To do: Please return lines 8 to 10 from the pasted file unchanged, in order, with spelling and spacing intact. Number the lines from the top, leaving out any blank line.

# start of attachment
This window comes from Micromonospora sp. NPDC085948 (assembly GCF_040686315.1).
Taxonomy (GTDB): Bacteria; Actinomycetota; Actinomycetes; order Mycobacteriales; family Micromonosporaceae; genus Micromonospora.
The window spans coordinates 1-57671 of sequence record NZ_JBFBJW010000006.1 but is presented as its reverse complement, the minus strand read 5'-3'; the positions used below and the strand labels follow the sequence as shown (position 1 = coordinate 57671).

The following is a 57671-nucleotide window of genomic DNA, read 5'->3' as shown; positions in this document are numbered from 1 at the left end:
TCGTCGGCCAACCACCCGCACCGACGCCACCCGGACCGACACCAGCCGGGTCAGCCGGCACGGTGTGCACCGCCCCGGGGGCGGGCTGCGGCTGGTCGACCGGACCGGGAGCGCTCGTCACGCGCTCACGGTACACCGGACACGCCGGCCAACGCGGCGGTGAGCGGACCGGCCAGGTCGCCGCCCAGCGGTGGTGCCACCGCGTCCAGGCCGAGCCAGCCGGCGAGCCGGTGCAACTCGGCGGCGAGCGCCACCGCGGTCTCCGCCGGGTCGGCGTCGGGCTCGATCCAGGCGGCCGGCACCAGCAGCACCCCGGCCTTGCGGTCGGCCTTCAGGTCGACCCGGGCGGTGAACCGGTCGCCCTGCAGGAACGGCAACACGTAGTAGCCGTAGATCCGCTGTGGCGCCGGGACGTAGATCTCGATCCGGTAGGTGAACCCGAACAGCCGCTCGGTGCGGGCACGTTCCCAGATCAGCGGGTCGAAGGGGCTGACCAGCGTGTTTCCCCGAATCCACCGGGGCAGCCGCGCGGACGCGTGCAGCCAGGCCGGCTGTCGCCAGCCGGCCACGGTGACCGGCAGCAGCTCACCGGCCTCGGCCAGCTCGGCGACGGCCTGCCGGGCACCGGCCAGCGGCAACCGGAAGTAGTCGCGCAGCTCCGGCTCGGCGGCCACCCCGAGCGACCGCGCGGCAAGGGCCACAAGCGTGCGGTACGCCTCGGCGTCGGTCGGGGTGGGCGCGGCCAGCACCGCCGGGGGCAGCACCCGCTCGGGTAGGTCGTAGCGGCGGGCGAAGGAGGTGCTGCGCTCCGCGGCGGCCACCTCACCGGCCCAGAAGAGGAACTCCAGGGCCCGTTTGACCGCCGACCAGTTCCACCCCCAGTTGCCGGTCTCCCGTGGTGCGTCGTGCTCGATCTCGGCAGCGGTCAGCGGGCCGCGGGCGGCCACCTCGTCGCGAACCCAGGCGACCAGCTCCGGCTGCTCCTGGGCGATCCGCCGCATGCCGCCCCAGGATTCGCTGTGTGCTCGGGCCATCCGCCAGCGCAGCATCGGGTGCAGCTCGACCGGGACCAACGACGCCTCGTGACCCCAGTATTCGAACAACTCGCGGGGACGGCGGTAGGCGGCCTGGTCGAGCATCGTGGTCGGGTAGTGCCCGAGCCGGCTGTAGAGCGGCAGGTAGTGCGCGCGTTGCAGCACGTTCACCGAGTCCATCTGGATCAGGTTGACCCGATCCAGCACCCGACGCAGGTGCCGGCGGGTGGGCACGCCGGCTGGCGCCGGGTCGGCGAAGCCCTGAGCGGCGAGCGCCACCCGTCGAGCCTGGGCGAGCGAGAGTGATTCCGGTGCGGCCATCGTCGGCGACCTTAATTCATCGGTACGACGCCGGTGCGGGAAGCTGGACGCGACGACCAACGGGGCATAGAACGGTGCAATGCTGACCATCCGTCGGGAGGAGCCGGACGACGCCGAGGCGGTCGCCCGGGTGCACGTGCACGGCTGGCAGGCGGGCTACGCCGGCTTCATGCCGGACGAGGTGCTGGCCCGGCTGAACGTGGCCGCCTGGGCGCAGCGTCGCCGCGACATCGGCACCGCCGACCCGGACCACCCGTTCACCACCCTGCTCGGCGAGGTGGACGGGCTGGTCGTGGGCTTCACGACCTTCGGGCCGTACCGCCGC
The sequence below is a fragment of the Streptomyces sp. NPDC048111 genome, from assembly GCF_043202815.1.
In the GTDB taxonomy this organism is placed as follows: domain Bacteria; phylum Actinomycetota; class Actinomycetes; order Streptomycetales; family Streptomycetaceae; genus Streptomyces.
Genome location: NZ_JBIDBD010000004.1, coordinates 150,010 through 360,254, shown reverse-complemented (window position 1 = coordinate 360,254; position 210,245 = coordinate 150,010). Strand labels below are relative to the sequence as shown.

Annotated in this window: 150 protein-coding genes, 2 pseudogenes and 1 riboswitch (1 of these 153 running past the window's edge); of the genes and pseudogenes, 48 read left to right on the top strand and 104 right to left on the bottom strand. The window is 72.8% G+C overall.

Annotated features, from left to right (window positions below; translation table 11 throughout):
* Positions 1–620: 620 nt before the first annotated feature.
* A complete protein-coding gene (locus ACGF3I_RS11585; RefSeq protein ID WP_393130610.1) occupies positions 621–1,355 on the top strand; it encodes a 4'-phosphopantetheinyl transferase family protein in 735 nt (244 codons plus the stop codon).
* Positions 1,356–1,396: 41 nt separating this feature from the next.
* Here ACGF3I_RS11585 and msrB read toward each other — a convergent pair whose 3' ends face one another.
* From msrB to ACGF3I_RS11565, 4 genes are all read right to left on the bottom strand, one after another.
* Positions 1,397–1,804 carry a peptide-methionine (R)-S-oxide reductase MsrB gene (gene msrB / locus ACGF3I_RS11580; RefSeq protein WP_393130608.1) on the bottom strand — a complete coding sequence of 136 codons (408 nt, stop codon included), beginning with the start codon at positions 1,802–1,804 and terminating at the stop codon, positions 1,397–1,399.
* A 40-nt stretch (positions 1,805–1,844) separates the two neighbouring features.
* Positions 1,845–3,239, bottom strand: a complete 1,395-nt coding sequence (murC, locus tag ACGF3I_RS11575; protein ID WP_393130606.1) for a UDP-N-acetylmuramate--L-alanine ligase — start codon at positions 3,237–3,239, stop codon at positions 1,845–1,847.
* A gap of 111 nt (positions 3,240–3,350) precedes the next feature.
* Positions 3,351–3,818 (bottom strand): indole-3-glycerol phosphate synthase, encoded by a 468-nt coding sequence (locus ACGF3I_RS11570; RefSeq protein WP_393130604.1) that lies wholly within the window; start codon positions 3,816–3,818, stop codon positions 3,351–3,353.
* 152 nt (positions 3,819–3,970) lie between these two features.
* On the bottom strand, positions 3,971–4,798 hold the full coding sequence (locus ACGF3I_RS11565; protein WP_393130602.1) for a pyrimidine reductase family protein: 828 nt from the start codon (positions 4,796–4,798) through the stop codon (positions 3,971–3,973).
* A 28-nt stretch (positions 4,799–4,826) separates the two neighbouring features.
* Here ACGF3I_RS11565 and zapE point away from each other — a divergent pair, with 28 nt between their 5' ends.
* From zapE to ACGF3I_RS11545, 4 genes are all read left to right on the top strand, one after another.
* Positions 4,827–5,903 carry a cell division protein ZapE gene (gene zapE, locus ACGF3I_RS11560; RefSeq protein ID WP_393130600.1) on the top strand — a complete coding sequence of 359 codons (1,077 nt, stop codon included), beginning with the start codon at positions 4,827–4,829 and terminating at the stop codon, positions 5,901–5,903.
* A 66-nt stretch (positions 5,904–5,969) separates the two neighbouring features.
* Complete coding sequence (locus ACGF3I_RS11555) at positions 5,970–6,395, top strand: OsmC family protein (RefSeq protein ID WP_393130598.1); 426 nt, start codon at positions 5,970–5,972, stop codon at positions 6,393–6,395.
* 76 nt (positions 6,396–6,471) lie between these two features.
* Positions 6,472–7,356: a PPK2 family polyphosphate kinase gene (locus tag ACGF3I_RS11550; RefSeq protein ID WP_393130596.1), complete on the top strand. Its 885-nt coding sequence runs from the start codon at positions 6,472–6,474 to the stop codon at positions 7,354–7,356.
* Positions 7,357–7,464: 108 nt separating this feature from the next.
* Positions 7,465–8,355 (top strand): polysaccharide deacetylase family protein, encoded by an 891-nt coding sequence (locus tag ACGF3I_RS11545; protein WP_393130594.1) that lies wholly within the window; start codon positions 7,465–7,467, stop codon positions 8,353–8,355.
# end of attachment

Genome location: NZ_JBIDBD010000004.1, coordinates 150,010 through 360,254, shown reverse-complemented (window position 1 = coordinate 360,254; position 210,245 = coordinate 150,010). Strand labels below are relative to the sequence as shown.

Annotated in this window: 150 protein-coding genes, 2 pseudogenes and 1 riboswitch (1 of these 153 running past the window's edge); of the genes and pseudogenes, 48 read left to right on the top strand and 104 right to left on the bottom strand. The window is 72.8% G+C overall.

Annotated features, from left to right (window positions below; translation table 11 throughout):